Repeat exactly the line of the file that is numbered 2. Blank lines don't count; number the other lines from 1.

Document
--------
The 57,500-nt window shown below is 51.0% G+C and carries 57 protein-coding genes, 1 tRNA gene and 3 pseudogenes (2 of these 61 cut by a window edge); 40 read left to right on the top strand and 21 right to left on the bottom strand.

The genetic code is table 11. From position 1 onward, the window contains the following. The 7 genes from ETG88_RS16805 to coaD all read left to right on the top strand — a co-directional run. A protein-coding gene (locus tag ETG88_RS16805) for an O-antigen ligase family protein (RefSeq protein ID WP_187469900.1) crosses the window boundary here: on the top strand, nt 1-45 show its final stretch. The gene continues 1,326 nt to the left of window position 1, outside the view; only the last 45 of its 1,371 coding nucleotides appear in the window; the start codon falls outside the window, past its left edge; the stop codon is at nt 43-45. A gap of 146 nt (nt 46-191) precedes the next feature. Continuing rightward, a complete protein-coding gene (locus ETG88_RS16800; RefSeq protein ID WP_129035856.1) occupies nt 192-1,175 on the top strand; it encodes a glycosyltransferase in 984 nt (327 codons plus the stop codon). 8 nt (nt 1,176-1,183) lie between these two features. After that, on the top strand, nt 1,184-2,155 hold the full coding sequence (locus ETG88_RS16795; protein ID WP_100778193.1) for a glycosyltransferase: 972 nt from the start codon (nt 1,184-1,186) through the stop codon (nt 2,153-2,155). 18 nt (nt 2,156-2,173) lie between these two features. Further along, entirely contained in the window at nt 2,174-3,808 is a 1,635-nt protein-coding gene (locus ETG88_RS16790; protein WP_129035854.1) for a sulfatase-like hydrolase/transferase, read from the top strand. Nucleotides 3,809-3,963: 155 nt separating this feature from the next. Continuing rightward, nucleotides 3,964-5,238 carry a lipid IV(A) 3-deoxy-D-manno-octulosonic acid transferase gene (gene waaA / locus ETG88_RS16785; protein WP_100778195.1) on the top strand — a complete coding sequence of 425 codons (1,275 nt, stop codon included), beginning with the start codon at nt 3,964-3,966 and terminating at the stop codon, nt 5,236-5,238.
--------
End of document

The genetic code is table 11. From position 1 onward, the window contains the following. The 7 genes from ETG88_RS16805 to coaD all read left to right on the top strand — a co-directional run. A protein-coding gene (locus tag ETG88_RS16805) for an O-antigen ligase family protein (RefSeq protein ID WP_187469900.1) crosses the window boundary here: on the top strand, nt 1-45 show its final stretch. The gene continues 1,326 nt to the left of window position 1, outside the view; only the last 45 of its 1,371 coding nucleotides appear in the window; the start codon falls outside the window, past its left edge; the stop codon is at nt 43-45. A gap of 146 nt (nt 46-191) precedes the next feature. Continuing rightward, a complete protein-coding gene (locus ETG88_RS16800; RefSeq protein ID WP_129035856.1) occupies nt 192-1,175 on the top strand; it encodes a glycosyltransferase in 984 nt (327 codons plus the stop codon). 8 nt (nt 1,176-1,183) lie between these two features. After that, on the top strand, nt 1,184-2,155 hold the full coding sequence (locus ETG88_RS16795; protein ID WP_100778193.1) for a glycosyltransferase: 972 nt from the start codon (nt 1,184-1,186) through the stop codon (nt 2,153-2,155). 18 nt (nt 2,156-2,173) lie between these two features. Further along, entirely contained in the window at nt 2,174-3,808 is a 1,635-nt protein-coding gene (locus ETG88_RS16790; protein WP_129035854.1) for a sulfatase-like hydrolase/transferase, read from the top strand. Nucleotides 3,809-3,963: 155 nt separating this feature from the next. Continuing rightward, nucleotides 3,964-5,238 carry a lipid IV(A) 3-deoxy-D-manno-octulosonic acid transferase gene (gene waaA / locus ETG88_RS16785; protein WP_100778195.1) on the top strand — a complete coding sequence of 425 codons (1,275 nt, stop codon included), beginning with the start codon at nt 3,964-3,966 and terminating at the stop codon, nt 5,236-5,238.